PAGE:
I get most of my alternate reality through books. Cheaper and gives the brain a better workout. Though, as always, YMMV.

    Doom and Duke Nukem were two of my vices as well.

    1. I used to leave up to a thousand books behind whenever the navy moved me. When I left San Diego I left about 3000 books to Chaplain Harvey to do away with along with all the other things I used to own. I was a serial book reader. I'm rather enjoying the contretemps going on in the Hugo and WSFS world. I've read most of them. :)

      There were no computer games and by that point I'd gotten rid of the 3 board games I used to own. Girls and sailing and the beach was so much more preferable...

  2. I see you are almost (if not more) as big a serial bookworm as am I. I guess it all started out w. the childhood World Book Encyclopedias. I'd take a random volume, start at the front and work my way thru the subj matter. And yes, I managed to miss most of the board games too (except for chess, lol)

    1. When I was very young my father's parents gave us the complete Encyclopedia Britannica. My parents always put it, wherever we moved, next to the bathroom. I have read the complete Encyclopedia. All of it. I would just tell my sisters that I was "busy" and read on Kufra!

      I read the blue world book Encyclopedia that my parents gave me on my 8th birthday before I reached my 9th.

      You are corresponding with somebody who read for pleasure, the complete Political History of England (12 volumes) in college because he didn't have to. I must admit at that point I was a fan of Charles Oman.

      It's not that the girls had to drag me off to sail but I did tell them they had to be good. I wasn't sailing anything but lasers unless we could beat the hell out of USNA and the Terps, and Princeton and those other losers. Having a lass trim your jib or set your spinnaker may be just an expression but back in those days....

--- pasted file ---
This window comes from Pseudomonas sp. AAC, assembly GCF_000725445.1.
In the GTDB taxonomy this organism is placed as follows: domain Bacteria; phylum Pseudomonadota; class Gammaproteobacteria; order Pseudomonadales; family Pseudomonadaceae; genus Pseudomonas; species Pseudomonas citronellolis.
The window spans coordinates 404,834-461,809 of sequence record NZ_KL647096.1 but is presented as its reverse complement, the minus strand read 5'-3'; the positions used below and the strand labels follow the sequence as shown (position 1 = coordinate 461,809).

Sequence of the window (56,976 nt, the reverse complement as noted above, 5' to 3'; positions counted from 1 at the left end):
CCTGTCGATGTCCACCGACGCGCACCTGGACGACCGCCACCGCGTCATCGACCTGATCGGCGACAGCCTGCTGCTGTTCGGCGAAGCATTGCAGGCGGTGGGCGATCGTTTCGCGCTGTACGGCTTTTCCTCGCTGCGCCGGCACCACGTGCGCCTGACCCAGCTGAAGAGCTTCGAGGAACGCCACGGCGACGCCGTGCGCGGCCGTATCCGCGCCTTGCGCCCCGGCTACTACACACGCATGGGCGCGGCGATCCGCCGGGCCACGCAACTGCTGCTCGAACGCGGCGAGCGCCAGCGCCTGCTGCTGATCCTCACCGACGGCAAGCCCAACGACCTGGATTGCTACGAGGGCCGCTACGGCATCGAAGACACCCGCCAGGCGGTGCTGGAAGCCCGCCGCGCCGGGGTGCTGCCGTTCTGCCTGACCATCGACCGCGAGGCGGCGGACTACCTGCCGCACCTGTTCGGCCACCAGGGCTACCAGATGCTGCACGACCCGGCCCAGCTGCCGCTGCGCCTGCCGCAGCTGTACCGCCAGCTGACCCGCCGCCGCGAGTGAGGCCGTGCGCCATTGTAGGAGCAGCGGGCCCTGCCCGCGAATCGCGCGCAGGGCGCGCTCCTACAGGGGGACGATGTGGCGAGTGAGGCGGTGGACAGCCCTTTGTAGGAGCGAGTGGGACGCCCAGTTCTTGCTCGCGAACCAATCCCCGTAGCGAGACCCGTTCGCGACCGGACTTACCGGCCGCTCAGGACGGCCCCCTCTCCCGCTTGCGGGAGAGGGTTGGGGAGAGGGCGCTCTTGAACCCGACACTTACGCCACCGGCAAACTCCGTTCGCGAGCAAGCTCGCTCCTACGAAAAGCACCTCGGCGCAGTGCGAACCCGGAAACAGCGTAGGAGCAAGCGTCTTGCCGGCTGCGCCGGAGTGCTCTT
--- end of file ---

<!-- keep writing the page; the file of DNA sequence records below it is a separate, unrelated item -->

I was the most obtusmal guy you'll ever meet.

  3. PS: Delmar Beach cam is operational again!

  4. Speaking of volume sets, one of my greatest regrets is passing on a 100 volume set of the History of India (completed during the last days of the Raj.) I came across in an antique store in Louisville. Talk about fascinating minute details lost almost forever as historical detail becomes winnowed over time..

    1. Now that would be cool. From the Moghul to the end of the Raj.

      Louisville? Are you serious?

  5. Yes, Louisville. David R Friedlander Antiques. He used to be on Bardstown Rd in the Highlands 20 yrs ago but appears to have moved further out to the suburbs and his address is now 129 St Mathews Ave, Ste D, Louisville, ky 40207 Online@ A very quirky guy with very quirky, interesting tastes.. Didn't have a large selection then, but was quality and interesting stuff.

  6. Replies
    1. I remember the used book stores in Newport. They had the most amazing books from a hundred and more years ago. That's where I bought 'Memories' by Jackie Fisher and the memoirs of an Admiral who sailed the North Pacific shortly after our last dust up with the British over those islands. I wish I still had them but I gave them all away years ago.